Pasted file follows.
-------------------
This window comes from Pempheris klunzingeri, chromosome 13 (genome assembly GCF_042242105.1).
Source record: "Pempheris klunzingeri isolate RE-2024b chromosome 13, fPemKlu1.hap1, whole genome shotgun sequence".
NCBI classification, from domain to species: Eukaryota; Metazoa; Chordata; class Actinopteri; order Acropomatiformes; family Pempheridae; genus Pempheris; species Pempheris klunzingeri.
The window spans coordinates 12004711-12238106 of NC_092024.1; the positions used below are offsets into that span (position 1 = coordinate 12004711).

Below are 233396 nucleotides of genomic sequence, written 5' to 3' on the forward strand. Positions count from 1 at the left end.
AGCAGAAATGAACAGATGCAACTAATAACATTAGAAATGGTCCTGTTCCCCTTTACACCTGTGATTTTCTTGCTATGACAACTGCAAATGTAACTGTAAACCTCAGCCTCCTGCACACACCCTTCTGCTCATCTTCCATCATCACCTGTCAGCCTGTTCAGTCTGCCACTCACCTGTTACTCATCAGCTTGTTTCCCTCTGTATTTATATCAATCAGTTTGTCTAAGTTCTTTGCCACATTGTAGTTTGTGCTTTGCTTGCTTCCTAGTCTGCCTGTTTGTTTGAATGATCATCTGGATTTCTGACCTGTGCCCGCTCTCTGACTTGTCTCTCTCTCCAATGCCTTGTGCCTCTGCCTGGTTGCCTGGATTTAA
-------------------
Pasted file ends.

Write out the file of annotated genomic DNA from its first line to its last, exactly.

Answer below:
This window comes from Pempheris klunzingeri, chromosome 13 (genome assembly GCF_042242105.1).
Source record: "Pempheris klunzingeri isolate RE-2024b chromosome 13, fPemKlu1.hap1, whole genome shotgun sequence".
NCBI classification, from domain to species: Eukaryota; Metazoa; Chordata; class Actinopteri; order Acropomatiformes; family Pempheridae; genus Pempheris; species Pempheris klunzingeri.
The window spans coordinates 12004711-12238106 of NC_092024.1; the positions used below are offsets into that span (position 1 = coordinate 12004711).

Below are 233396 nucleotides of genomic sequence, written 5' to 3' on the forward strand. Positions count from 1 at the left end.
AGCAGAAATGAACAGATGCAACTAATAACATTAGAAATGGTCCTGTTCCCCTTTACACCTGTGATTTTCTTGCTATGACAACTGCAAATGTAACTGTAAACCTCAGCCTCCTGCACACACCCTTCTGCTCATCTTCCATCATCACCTGTCAGCCTGTTCAGTCTGCCACTCACCTGTTACTCATCAGCTTGTTTCCCTCTGTATTTATATCAATCAGTTTGTCTAAGTTCTTTGCCACATTGTAGTTTGTGCTTTGCTTGCTTCCTAGTCTGCCTGTTTGTTTGAATGATCATCTGGATTTCTGACCTGTGCCCGCTCTCTGACTTGTCTCTCTCTCCAATGCCTTGTGCCTCTGCCTGGTTGCCTGGATTTAA